Maybe you should read this from bed. In 1969, Yoko Ono and John Lennon held two week-long Bed-Ins for Peace against the Vietnam War. The first was at the Hilton Hotel in Amsterdam and the second in Montreal, each of which were intended to be non-violent protests against wars, and experimental tests of new ways to promote peace. The idea is derived from a "sit-in", in which a group of protesters remain seated in front of an establishment until they are evicted, arrested, or their demands are met.

While they haven't exactly been successful in ending war, they did garner a lot of attention. 


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John and Yoko decided to use the publicity from their 1969 marriage to promote world peace. 

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They spent their honeymoon in the presidential suite at the Amsterdam Hilton Hotel for a week between March 25 and 31, inviting the world's press into their hotel room every day between 9 a.m. and 9 p.m. 

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After their other stunts, such as the nude cover of the Two Virgins album, the press were expecting them to be having sex, but instead the couple were sitting in bed—in John's words "like angels"—talking about peace with signs over their bed reading "Hair Peace" and "Bed Peace". 



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The Amsterdam bed-in received a great deal of press coverage. Following the event, Lennon insisted that the failure of the press to take the couple seriously was part of what he and Yoko wanted: "It's part of our policy not to be taken seriously. Our opposition, whoever they may be, in all manifest forms, don't know how to handle humor. And we are humorous."


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The Amsterdam Hilton where they staged the bed-in.

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John and Yoko sent acorns to the heads of state in various countries around the world in hopes that they would plant them as a symbol of peace. For eight months, the couple was not granted a single visit with any world leader.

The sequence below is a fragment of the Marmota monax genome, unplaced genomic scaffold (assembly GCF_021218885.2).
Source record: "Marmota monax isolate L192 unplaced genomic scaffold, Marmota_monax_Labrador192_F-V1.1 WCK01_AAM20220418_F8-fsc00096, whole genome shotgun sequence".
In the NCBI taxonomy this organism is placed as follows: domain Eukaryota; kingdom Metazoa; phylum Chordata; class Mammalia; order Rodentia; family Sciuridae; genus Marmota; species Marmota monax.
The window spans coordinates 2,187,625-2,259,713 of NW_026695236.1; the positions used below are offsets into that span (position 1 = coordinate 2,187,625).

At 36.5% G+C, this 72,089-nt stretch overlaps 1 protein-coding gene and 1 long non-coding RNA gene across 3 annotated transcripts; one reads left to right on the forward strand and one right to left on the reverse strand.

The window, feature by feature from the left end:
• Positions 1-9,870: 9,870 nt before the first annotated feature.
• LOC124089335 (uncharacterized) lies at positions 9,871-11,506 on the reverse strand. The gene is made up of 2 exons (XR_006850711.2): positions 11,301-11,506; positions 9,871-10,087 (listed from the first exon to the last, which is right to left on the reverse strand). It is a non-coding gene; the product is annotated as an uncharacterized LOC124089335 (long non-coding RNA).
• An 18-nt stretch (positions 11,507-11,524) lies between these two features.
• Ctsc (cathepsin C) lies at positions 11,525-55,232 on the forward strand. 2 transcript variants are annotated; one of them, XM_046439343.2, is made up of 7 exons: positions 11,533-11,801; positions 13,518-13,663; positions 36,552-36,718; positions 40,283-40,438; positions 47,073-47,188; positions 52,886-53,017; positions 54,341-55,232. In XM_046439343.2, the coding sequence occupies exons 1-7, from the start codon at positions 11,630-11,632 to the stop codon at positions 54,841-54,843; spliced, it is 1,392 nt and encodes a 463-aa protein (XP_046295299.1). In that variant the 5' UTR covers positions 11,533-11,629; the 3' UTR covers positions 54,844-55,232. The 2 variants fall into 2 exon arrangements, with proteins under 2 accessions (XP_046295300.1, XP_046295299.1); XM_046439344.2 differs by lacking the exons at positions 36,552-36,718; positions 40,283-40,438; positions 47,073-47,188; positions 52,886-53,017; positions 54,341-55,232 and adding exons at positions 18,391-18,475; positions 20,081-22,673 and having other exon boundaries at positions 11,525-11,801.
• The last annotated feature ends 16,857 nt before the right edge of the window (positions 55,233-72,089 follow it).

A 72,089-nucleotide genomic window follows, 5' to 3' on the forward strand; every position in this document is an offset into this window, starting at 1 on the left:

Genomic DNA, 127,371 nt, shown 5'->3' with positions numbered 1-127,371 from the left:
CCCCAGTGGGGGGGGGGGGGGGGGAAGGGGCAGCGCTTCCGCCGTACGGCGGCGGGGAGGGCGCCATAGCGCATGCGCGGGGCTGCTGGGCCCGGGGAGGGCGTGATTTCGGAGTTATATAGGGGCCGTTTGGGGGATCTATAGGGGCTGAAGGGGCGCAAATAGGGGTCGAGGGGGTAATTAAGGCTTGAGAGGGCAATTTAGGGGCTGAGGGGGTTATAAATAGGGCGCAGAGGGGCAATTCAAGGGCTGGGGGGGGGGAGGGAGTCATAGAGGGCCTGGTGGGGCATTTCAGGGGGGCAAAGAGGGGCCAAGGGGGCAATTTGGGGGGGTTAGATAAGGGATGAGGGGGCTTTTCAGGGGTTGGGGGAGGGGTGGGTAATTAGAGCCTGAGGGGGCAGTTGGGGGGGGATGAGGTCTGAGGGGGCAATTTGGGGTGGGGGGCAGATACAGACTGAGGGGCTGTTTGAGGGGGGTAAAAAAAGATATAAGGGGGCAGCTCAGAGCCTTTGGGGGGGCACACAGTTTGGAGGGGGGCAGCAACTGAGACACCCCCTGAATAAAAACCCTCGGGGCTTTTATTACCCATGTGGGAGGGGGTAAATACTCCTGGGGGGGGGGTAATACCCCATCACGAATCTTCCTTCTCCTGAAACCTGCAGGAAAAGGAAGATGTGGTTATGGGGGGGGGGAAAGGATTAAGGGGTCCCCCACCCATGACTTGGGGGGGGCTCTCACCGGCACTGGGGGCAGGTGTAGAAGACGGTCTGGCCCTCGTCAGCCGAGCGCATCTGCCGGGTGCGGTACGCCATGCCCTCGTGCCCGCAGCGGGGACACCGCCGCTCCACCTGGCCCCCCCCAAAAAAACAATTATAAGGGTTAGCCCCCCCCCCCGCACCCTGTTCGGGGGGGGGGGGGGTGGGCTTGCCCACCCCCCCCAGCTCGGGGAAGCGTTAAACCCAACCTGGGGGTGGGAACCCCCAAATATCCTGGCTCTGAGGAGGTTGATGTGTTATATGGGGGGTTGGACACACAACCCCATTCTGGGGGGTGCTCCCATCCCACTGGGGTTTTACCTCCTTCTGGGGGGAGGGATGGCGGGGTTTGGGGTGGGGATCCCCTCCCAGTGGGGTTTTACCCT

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Still in pajamas. 

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After seven days in Amsterdam, they flew to Vienna, Austria, where they held a Bagism press conference. 

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Their second Bed-In was planned to take place in New York, but John was not allowed into the country because of his 1968 cannabis conviction. Instead they held the event in the Bahamas at the Sheraton Oceanus Hotel, flying there on May 24, 1969, but after spending one night in the heat, they decided to move to Montreal.





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They flew to Montreal on May 26 where they stayed at the Queen Elizabeth Hotel and recorded the peace anthem "Give Peace a Chance", recorded by André Perry in the hotel room on June 1. 



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The lyrics to the song "Give Peace A Chance" were handwritten by Lennon during the Montreal bed-in.

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Their marriage ("You can get married in Gibraltar near Spain"), the first Bed-In ("Talking in our beds for a week"), the Vienna press conference ("Made a lightning trip to Vienna...The newspapers said..."), and the acorns ("Fifty acorns tied in a sack") were all mentioned in the song "The Ballad of John and Yoko."

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In December of 1969 John and Yoko spread their messages of peace with billboards reading "WAR IS OVER! If You Want It - Happy Christmas From John and Yoko". These billboards went up in eleven major world cities.

A Christies Employ Poses With 'Bed Peace'

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The original "Bed Peace" sign used during the historic Montreal Bed-In for Peace.

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An installation of the Montreal Bed-in at Musée Grévin Montreal.